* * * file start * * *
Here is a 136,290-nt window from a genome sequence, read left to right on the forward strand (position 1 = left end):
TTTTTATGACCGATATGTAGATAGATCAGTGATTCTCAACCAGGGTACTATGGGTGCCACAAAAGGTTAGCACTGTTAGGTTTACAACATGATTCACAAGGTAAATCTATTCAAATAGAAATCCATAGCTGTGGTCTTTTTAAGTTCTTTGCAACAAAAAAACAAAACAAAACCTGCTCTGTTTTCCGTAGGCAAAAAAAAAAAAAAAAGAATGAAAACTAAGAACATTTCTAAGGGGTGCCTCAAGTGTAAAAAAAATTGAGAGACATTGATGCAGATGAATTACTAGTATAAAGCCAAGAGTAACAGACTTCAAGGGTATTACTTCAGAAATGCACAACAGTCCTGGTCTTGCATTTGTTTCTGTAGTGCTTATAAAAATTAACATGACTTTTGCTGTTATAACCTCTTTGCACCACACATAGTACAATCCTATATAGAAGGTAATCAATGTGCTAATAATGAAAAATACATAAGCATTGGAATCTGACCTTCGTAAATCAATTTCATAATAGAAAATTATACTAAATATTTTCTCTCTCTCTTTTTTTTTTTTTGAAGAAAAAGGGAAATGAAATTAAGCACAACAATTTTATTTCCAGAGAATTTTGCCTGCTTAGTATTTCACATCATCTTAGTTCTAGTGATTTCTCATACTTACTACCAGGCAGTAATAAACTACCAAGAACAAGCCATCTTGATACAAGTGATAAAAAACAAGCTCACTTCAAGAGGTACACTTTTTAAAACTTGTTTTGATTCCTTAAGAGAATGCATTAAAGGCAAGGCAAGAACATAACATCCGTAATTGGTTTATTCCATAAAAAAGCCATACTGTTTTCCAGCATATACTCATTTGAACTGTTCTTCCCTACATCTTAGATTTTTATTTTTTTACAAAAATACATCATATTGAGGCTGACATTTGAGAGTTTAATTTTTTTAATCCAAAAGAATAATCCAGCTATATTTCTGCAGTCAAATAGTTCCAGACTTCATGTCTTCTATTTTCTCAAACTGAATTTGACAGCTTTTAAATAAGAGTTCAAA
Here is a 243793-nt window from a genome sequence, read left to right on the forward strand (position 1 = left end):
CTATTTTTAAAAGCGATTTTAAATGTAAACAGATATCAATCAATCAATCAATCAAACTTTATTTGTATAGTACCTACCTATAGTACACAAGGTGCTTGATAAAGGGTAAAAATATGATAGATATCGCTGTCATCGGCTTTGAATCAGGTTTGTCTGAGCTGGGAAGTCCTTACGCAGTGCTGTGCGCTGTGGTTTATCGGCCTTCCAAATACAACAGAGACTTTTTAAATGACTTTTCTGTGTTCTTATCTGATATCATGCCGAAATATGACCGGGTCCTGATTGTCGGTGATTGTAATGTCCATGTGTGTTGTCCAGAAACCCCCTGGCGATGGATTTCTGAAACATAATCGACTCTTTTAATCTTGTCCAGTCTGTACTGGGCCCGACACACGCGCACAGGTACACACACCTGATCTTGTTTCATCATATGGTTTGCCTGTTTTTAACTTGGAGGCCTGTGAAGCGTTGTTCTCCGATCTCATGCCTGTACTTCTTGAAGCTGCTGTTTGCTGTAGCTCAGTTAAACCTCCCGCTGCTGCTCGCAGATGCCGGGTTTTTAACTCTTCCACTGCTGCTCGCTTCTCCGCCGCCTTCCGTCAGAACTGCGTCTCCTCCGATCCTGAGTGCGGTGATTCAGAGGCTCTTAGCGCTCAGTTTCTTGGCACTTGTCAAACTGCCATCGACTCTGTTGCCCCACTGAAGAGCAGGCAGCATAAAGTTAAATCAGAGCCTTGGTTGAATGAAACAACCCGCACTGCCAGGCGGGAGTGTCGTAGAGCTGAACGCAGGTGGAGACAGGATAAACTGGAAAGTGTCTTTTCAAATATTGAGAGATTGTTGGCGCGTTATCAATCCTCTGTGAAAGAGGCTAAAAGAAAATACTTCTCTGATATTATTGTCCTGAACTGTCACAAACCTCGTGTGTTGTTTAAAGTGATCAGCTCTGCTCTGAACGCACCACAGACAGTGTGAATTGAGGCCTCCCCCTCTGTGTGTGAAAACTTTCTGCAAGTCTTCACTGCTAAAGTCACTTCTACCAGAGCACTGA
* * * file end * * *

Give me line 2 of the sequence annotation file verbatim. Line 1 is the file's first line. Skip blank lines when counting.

TTTTTATGACCGATATGTAGATAGATCAGTGATTCTCAACCAGGGTACTATGGGTGCCACAAAAGGTTAGCACTGTTAGGTTTACAACATGATTCACAAGGTAAATCTATTCAAATAGAAATCCATAGCTGTGGTCTTTTTAAGTTCTTTGCAACAAAAAAACAAAACAAAACCTGCTCTGTTTTCCGTAGGCAAAAAAAAAAAAAAAAGAATGAAAACTAAGAACATTTCTAAGGGGTGCCTCAAGTGTAAAAAAAATTGAGAGACATTGATGCAGATGAATTACTAGTATAAAGCCAAGAGTAACAGACTTCAAGGGTATTACTTCAGAAATGCACAACAGTCCTGGTCTTGCATTTGTTTCTGTAGTGCTTATAAAAATTAACATGACTTTTGCTGTTATAACCTCTTTGCACCACACATAGTACAATCCTATATAGAAGGTAATCAATGTGCTAATAATGAAAAATACATAAGCATTGGAATCTGACCTTCGTAAATCAATTTCATAATAGAAAATTATACTAAATATTTTCTCTCTCTCTTTTTTTTTTTTTGAAGAAAAAGGGAAATGAAATTAAGCACAACAATTTTATTTCCAGAGAATTTTGCCTGCTTAGTATTTCACATCATCTTAGTTCTAGTGATTTCTCATACTTACTACCAGGCAGTAATAAACTACCAAGAACAAGCCATCTTGATACAAGTGATAAAAAACAAGCTCACTTCAAGAGGTACACTTTTTAAAACTTGTTTTGATTCCTTAAGAGAATGCATTAAAGGCAAGGCAAGAACATAACATCCGTAATTGGTTTATTCCATAAAAAAGCCATACTGTTTTCCAGCATATACTCATTTGAACTGTTCTTCCCTACATCTTAGATTTTTATTTTTTTACAAAAATACATCATATTGAGGCTGACATTTGAGAGTTTAATTTTTTTAATCCAAAAGAATAATCCAGCTATATTTCTGCAGTCAAATAGTTCCAGACTTCATGTCTTCTATTTTCTCAAACTGAATTTGACAGCTTTTAAATAAGAGTTCAAA